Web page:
The brilliant and outrageous debut novel from British actor, comedian, author, presenter, journalist and national treasure, Stephen Fry.
Stephen Fry was born in Hampstead in 1957 and, following a troubled adolescence, went on to study English Literature at Queen's College, Cambridge. As well as being the bestselling author of four novels, The Stars' Tennis Balls, Making History, The Hippopotamus, and The Liar, and two volumes of his autobiography, Fry played Peter in Peter's Friends, Wilde in the film Wilde, Jeeves in the television series Jeeves & Wooster and (a closely guarded show-business secret, this) Laurie in the television series Fry & Laurie. More recently, he presented Stephen Fry- The Secret Life of the Manic Depressive, his groundbreaking documentary on bipolar disorder, to huge critical acclaim. And his legions of fans tune in to watch him host the popular quiz show QI each week.
British comedian and actor Fry (currently appearing in Kenneth Branagh's Peter's Friends ) has written a witty first novel about the adventures of Adrian Healey, a British schoolboy and ``the liar'' of the title. Adrian is an amusing, if appalling, character, and readers will enjoy following him as he develops from a lovesick teenager wih a ``pash'' on fellow student Hugo Cartwright to a Cambridge undergraduate involved in international espionage. There are interludes along the way involving, among other things, sex, suicide, Piccadilly rent-boys, and a ``lost'' pornographic novel by Charles Dickens. This is a clever and entertaining novel that will appeal to Anglophiles with a twisted sense of humor. Recommended for public libraries.-- Elizabeth Mellett, Brookline P.L., Mass.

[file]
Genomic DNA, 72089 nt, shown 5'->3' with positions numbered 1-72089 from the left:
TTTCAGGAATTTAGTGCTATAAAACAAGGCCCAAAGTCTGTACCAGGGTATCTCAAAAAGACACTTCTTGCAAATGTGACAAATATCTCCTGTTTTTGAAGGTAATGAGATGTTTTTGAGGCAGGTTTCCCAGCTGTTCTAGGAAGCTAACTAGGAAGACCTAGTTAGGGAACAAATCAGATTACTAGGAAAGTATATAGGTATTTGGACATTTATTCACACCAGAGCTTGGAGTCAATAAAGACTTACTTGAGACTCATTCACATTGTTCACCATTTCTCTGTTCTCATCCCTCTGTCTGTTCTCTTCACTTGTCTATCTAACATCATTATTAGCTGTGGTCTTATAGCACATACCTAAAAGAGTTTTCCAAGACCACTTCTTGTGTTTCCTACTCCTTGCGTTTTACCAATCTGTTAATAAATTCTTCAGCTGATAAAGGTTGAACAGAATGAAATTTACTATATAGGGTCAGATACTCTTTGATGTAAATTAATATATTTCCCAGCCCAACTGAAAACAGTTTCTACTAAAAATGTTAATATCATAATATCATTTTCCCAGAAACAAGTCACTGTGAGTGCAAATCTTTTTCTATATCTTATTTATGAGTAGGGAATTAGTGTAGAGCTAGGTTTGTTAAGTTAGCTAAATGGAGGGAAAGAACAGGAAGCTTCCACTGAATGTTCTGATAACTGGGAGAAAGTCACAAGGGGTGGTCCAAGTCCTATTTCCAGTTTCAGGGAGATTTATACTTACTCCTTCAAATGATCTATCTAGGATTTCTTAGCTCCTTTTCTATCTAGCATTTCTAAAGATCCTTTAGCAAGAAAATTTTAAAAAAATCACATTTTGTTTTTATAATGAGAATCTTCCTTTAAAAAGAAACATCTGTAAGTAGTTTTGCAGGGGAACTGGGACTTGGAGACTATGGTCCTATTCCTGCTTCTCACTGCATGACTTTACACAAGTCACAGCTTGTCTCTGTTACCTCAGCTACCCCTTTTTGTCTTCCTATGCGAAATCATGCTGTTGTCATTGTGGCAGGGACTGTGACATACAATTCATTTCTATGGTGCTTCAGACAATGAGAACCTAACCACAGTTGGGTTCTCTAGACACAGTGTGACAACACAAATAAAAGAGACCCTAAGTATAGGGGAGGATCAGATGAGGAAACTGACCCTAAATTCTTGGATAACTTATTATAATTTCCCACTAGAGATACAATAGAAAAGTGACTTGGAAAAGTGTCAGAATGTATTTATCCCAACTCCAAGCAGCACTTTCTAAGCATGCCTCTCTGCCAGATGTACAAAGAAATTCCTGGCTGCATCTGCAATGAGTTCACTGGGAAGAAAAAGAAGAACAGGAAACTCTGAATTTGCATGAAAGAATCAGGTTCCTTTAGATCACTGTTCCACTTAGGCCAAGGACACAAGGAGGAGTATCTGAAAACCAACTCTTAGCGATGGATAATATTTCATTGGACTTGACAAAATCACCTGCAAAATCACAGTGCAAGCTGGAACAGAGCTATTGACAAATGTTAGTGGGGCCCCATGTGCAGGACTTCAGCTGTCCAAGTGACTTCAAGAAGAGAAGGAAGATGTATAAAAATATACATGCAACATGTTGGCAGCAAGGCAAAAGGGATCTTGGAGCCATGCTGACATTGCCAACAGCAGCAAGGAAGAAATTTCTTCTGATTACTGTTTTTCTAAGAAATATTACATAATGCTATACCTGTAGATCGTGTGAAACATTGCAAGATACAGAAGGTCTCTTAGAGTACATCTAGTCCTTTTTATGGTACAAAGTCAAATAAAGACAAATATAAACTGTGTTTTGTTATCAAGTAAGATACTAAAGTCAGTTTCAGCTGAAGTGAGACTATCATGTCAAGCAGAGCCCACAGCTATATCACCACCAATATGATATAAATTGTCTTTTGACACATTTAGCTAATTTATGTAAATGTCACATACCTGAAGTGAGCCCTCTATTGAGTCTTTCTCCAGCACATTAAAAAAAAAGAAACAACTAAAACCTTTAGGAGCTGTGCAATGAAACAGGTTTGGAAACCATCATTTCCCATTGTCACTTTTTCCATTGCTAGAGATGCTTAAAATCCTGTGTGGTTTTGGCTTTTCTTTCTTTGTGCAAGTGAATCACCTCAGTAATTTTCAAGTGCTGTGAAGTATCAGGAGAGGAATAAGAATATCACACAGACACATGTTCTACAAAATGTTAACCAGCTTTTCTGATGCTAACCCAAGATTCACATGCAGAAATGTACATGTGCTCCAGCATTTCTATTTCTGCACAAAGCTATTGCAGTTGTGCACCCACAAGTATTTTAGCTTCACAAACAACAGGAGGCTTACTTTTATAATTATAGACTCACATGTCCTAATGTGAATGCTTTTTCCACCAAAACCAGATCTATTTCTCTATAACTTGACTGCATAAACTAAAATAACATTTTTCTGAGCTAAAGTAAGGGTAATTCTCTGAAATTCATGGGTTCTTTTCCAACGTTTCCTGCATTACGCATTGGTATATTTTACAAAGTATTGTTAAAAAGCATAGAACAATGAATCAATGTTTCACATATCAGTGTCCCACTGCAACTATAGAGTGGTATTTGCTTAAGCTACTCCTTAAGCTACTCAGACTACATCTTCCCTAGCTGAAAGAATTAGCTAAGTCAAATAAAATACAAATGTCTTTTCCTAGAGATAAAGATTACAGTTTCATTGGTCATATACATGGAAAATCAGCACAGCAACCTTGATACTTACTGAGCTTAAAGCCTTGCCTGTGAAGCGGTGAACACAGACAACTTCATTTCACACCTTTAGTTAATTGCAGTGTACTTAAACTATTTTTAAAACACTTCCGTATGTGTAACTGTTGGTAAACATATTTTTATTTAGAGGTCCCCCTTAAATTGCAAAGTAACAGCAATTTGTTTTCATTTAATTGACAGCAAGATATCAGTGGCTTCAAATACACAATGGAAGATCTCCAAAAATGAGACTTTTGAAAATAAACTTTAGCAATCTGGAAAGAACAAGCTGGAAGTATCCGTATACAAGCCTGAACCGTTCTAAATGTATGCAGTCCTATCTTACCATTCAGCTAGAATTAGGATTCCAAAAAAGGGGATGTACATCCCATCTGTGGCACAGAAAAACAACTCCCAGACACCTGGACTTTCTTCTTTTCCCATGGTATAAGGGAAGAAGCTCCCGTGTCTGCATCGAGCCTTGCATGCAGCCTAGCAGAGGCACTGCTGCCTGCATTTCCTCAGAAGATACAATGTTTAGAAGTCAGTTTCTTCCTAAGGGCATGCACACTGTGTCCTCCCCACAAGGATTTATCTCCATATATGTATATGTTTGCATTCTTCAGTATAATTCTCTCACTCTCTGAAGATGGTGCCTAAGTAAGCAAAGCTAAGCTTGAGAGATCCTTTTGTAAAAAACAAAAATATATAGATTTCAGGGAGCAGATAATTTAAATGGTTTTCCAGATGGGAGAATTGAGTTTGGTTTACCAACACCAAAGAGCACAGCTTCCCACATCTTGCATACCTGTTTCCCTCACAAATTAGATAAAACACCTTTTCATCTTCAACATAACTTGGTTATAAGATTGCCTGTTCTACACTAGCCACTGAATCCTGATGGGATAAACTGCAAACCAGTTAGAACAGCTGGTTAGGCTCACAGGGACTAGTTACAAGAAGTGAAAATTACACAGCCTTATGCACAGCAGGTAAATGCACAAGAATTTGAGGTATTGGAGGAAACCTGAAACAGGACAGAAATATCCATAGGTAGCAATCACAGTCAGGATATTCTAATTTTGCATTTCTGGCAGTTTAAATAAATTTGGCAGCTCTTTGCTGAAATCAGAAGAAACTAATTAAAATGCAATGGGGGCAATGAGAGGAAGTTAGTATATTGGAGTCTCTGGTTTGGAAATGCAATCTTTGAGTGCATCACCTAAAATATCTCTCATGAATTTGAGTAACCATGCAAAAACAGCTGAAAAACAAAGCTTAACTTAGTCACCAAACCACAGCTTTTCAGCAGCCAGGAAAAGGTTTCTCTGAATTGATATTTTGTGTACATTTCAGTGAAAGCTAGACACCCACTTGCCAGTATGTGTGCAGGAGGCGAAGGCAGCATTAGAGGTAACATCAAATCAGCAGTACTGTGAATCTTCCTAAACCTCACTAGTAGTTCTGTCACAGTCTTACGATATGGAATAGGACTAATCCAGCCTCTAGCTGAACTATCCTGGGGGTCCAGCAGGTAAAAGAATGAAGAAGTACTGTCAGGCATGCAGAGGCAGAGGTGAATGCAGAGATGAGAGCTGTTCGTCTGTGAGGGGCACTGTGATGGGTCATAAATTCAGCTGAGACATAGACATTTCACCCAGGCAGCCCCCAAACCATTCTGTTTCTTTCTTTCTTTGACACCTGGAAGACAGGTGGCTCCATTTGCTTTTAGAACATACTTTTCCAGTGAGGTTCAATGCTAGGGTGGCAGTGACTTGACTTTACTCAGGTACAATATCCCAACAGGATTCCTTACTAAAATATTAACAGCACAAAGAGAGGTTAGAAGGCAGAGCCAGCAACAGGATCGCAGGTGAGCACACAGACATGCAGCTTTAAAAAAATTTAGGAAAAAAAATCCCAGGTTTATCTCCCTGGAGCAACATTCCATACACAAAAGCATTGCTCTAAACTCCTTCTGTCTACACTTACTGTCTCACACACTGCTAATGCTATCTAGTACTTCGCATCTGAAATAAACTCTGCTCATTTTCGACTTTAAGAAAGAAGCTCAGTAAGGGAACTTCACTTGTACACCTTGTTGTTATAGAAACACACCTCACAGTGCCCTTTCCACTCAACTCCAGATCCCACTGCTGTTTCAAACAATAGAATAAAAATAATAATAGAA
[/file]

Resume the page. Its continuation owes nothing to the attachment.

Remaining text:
Fry is a British polymath--actor, journalist, playwright--who is currently on view here as the eponymous hero of the Kenneth Branagh movie Peter's Friends . This book, his first novel, was a huge critical and popular success in Britain in both cloth and paperback, and it is surprising that the book has taken almost two years to make its way across the Atlantic. Perhaps part of the reason is its obsession with such arcanely British things as public school life, Cambridge academia and cricket. But it is coruscatingly funny, often quite shocking and profoundly irreverent. Its hero is Adrian Healey, who assumes a wildly gay persona (and is one of the few Wilde imitators who can verbally live up to the original) but whose besetting problem is a lack of contact with reality. Everything he does and says is a sly concoction, from his outre behavior at school and college to his period as a male prostitute (``rent-boy'') in London to his schoolteaching days and his eventual involvement, with his college tutor, in a bizarre espionage caper involving a Hungarian ``truth machine.'' The plot is in fact deliberately confusing and quite inconsequential. The book is enjoyable for its verbal dexterity, its often filthy but usually hilarious jokes and its reckless high spirits. Some readers may flinch from its callousness; many more will find themselves helpless with laughter. (May)
A quite brilliant first novel * Sunday Times *
The Liar is hilarious - page after page of the most outrageous and often filthy jokes, delicious conceits, instant, brilliant ripostes that would only occur to ordinary mortals after days of teeth-grinding lunacy * Literary Review *
Brilliantly entertaining and consistently outrageous * Daily Mail *
Sublime * Cosmopolitan *